You Should Have Your Hearing Tested Regularly For These Four Reasons

An audiologists Otoscope placed on an Audiogram following a hearing test

Why is having regular hearing tests essential? That’s because your general health can be significantly affected by hearing loss. Having your hearing evaluated regularly can help you identify hearing loss early, get care sooner, and, improve your health, well-being, and quality of life.

Getting a hearing exam – who should do it?

A loss in hearing capability can generate effects that can seriously hinder your health and well-being. Social isolation, for instance, can be a result of untreated hearing loss. Talking with family and friends can become more difficult, and those who suffer from hearing loss might be less likely to reach out to others, even during normal activities like grocery shopping or going to work. This type of social isolation can be harmful to your mental health and, possibly somewhat surprisingly, your physical well-being.

Other health problems can be the result of untreated hearing loss also. Numerous chronic conditions, including depression and dementia, have been associated with untreated hearing loss. Comorbidities, including high blood pressure, diabetes, and heart disease have also been linked to hearing loss.

As a result, it’s generally a good idea for just about anybody to schedule a routine hearing test.

You should get your hearing tested for these four reasons

Getting your hearing tested can be helpful to your overall health for four specific reasons.

1. Establishing a baseline for your hearing is important

Why would you want to have your hearing checked if it seems healthy? Well, there are a number of good reasons to get a hearing test early. The most significant is that a hearing test will give us an accurate picture of your current hearing health. If your hearing changes in the future, this will make it easier to detect. Early symptoms of hearing loss often go undetected because hearing loss usually develops gradually over time.

Before you observe any symptoms, a hearing exam will help identify hearing loss in its early stages.

2. Early diagnosis and treatment is important

Hearing loss normally advances gradually over time. As a result, catching hearing loss early often means a better prognosis. This is because you’re capable of treating the condition at the earliest possible juncture.

When you get treatment early it will mean doing things like using hearing protection or potentially wearing hearing aids. Many of the associated issues like cognitive decline, social isolation, and depression can be avoided with early treatment.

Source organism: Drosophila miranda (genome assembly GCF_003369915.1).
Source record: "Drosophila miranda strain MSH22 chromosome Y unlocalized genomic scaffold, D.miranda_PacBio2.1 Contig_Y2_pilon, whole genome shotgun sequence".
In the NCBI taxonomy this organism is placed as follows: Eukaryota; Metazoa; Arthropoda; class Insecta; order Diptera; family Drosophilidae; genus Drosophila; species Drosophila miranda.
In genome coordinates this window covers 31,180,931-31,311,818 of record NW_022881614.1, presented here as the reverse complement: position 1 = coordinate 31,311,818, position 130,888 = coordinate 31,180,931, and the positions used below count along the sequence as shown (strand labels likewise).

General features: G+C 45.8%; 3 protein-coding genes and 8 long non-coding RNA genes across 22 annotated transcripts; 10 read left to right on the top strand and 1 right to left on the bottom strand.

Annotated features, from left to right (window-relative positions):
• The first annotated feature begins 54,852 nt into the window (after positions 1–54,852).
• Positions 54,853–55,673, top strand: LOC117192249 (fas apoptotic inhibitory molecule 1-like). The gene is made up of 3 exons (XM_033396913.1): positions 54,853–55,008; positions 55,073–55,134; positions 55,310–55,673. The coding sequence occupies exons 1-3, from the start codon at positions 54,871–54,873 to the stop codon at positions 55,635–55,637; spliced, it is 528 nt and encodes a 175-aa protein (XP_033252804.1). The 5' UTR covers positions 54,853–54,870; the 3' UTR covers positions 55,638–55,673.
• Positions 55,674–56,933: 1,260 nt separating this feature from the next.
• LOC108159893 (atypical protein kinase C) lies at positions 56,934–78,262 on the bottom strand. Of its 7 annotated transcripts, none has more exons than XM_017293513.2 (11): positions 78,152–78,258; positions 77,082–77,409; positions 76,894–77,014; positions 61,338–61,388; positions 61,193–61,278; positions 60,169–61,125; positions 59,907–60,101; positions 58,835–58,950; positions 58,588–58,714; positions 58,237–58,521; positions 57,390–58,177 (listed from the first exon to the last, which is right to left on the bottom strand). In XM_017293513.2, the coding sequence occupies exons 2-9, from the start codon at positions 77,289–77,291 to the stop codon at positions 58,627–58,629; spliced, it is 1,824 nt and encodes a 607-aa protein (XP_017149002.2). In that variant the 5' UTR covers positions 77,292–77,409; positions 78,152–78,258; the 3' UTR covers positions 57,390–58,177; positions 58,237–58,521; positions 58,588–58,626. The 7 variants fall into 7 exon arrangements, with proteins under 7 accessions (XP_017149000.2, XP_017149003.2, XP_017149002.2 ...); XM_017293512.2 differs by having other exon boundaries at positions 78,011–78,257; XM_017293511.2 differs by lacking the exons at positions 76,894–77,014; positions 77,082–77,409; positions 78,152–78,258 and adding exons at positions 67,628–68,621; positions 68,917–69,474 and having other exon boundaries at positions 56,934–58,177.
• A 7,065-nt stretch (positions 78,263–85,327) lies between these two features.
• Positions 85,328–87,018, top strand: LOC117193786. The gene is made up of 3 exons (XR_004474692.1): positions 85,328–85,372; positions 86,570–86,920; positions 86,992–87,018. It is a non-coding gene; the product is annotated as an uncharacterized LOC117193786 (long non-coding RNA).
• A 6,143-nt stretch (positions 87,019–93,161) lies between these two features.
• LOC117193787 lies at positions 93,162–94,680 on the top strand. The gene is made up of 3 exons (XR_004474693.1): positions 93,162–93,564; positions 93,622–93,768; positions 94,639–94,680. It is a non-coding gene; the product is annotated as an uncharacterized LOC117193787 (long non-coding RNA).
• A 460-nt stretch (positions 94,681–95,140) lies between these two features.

3. It’s easier to evaluate future changes

Your hearing loss will continue to progress even after you get diagnosed. Routine hearing exams can help you detect changes as you go along, and make changes to your treatment plan as needed.

4. Further damage can be prevented

The majority of hearing loss is caused by damage, the kind of damage that happens gradually and over time. Visiting us regularly to get your hearing checked helps you identify that damage as early as possible, and it also gives you access to a substantial resource: your hearing specialist. We can provide you with information, treatments, and best practices that can help keep your hearing as healthy as possible.

We can help you determine ways to keep sounds around you quieter and also help you safeguard your ears from day-to-day damage.

What should my hearing test routine look like?

On the earlier side, adults should wait no longer than their early twenties to begin routine hearing exams. It’s normally standard best practice to get a hearing exam every ten years thereafter unless you detect signs of hearing loss or we recommend something more often.

What should I expect my hearing exam to be like? Generally, they’re completely non-invasive procedures. Usually, you simply listen for some tones in a special set of headphones.

We will be able to help you get the treatment you require, whether you need a set of hearing aids or you simply need to safeguard your ears. And a hearing test can help you figure out when the best time to get your care might be.

The site information is for educational and informational purposes only and does not constitute medical advice. To receive personalized advice or treatment, schedule an appointment.